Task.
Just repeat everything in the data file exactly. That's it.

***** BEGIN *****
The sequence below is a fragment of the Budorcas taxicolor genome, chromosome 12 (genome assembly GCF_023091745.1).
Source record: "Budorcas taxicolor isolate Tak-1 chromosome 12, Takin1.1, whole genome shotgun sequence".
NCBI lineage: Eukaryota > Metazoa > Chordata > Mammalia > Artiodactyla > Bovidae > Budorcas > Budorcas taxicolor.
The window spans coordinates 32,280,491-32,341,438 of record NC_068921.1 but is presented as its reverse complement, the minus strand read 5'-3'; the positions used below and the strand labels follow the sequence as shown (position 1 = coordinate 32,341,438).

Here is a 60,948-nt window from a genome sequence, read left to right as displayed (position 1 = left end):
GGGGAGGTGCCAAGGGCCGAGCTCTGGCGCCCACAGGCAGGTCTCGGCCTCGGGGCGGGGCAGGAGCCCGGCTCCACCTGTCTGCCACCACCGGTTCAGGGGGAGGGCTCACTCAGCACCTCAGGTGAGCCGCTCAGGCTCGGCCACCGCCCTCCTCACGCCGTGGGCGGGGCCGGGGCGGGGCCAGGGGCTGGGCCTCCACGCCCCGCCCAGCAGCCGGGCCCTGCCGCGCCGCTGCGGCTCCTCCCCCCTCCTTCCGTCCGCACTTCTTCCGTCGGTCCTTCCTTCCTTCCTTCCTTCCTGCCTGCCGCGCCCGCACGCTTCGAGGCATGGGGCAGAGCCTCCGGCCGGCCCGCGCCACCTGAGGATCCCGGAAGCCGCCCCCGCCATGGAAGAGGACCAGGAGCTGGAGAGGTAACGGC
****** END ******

The sequence below is a fragment of the Budorcas taxicolor genome, chromosome 12 (genome assembly GCF_023091745.1).
Source record: "Budorcas taxicolor isolate Tak-1 chromosome 12, Takin1.1, whole genome shotgun sequence".
NCBI lineage: Eukaryota > Metazoa > Chordata > Mammalia > Artiodactyla > Bovidae > Budorcas > Budorcas taxicolor.
The window spans coordinates 32,280,491-32,341,438 of record NC_068921.1 but is presented as its reverse complement, the minus strand read 5'-3'; the positions used below and the strand labels follow the sequence as shown (position 1 = coordinate 32,341,438).

Here is a 60,948-nt window from a genome sequence, read left to right as displayed (position 1 = left end):
GGGGAGGTGCCAAGGGCCGAGCTCTGGCGCCCACAGGCAGGTCTCGGCCTCGGGGCGGGGCAGGAGCCCGGCTCCACCTGTCTGCCACCACCGGTTCAGGGGGAGGGCTCACTCAGCACCTCAGGTGAGCCGCTCAGGCTCGGCCACCGCCCTCCTCACGCCGTGGGCGGGGCCGGGGCGGGGCCAGGGGCTGGGCCTCCACGCCCCGCCCAGCAGCCGGGCCCTGCCGCGCCGCTGCGGCTCCTCCCCCCTCCTTCCGTCCGCACTTCTTCCGTCGGTCCTTCCTTCCTTCCTTCCTTCCTGCCTGCCGCGCCCGCACGCTTCGAGGCATGGGGCAGAGCCTCCGGCCGGCCCGCGCCACCTGAGGATCCCGGAAGCCGCCCCCGCCATGGAAGAGGACCAGGAGCTGGAGAGGTAACGGC